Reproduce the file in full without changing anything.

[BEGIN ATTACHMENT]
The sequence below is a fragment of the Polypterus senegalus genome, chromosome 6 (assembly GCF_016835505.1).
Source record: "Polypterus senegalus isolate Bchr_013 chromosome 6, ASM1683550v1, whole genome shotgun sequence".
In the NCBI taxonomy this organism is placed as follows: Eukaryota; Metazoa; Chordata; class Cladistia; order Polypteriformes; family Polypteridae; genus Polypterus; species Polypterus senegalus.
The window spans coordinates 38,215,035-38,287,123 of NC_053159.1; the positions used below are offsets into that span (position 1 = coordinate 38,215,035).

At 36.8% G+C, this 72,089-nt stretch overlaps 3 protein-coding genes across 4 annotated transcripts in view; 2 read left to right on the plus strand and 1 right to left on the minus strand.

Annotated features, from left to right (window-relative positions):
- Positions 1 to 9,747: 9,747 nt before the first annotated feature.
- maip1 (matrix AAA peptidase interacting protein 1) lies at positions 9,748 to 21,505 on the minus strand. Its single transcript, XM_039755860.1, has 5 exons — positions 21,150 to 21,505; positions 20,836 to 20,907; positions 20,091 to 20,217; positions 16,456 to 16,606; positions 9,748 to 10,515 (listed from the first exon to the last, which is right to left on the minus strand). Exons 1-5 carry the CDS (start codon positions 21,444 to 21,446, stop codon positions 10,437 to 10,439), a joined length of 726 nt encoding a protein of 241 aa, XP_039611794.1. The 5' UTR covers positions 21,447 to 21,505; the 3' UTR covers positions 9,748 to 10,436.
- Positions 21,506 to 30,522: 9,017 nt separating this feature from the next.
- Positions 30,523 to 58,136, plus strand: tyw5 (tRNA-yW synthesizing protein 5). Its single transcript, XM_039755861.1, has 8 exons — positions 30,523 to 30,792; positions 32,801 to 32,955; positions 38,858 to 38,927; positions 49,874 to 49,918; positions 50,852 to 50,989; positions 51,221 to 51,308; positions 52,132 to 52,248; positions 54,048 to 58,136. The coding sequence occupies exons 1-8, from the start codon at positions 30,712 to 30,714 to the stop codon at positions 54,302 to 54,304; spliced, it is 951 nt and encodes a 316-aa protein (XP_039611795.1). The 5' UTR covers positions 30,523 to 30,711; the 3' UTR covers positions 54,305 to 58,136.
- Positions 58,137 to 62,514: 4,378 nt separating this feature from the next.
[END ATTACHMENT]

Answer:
The sequence below is a fragment of the Polypterus senegalus genome, chromosome 6 (assembly GCF_016835505.1).
Source record: "Polypterus senegalus isolate Bchr_013 chromosome 6, ASM1683550v1, whole genome shotgun sequence".
In the NCBI taxonomy this organism is placed as follows: Eukaryota; Metazoa; Chordata; class Cladistia; order Polypteriformes; family Polypteridae; genus Polypterus; species Polypterus senegalus.
The window spans coordinates 38,215,035-38,287,123 of NC_053159.1; the positions used below are offsets into that span (position 1 = coordinate 38,215,035).

At 36.8% G+C, this 72,089-nt stretch overlaps 3 protein-coding genes across 4 annotated transcripts in view; 2 read left to right on the plus strand and 1 right to left on the minus strand.

Annotated features, from left to right (window-relative positions):
- Positions 1 to 9,747: 9,747 nt before the first annotated feature.
- maip1 (matrix AAA peptidase interacting protein 1) lies at positions 9,748 to 21,505 on the minus strand. Its single transcript, XM_039755860.1, has 5 exons — positions 21,150 to 21,505; positions 20,836 to 20,907; positions 20,091 to 20,217; positions 16,456 to 16,606; positions 9,748 to 10,515 (listed from the first exon to the last, which is right to left on the minus strand). Exons 1-5 carry the CDS (start codon positions 21,444 to 21,446, stop codon positions 10,437 to 10,439), a joined length of 726 nt encoding a protein of 241 aa, XP_039611794.1. The 5' UTR covers positions 21,447 to 21,505; the 3' UTR covers positions 9,748 to 10,436.
- Positions 21,506 to 30,522: 9,017 nt separating this feature from the next.
- Positions 30,523 to 58,136, plus strand: tyw5 (tRNA-yW synthesizing protein 5). Its single transcript, XM_039755861.1, has 8 exons — positions 30,523 to 30,792; positions 32,801 to 32,955; positions 38,858 to 38,927; positions 49,874 to 49,918; positions 50,852 to 50,989; positions 51,221 to 51,308; positions 52,132 to 52,248; positions 54,048 to 58,136. The coding sequence occupies exons 1-8, from the start codon at positions 30,712 to 30,714 to the stop codon at positions 54,302 to 54,304; spliced, it is 951 nt and encodes a 316-aa protein (XP_039611795.1). The 5' UTR covers positions 30,523 to 30,711; the 3' UTR covers positions 54,305 to 58,136.
- Positions 58,137 to 62,514: 4,378 nt separating this feature from the next.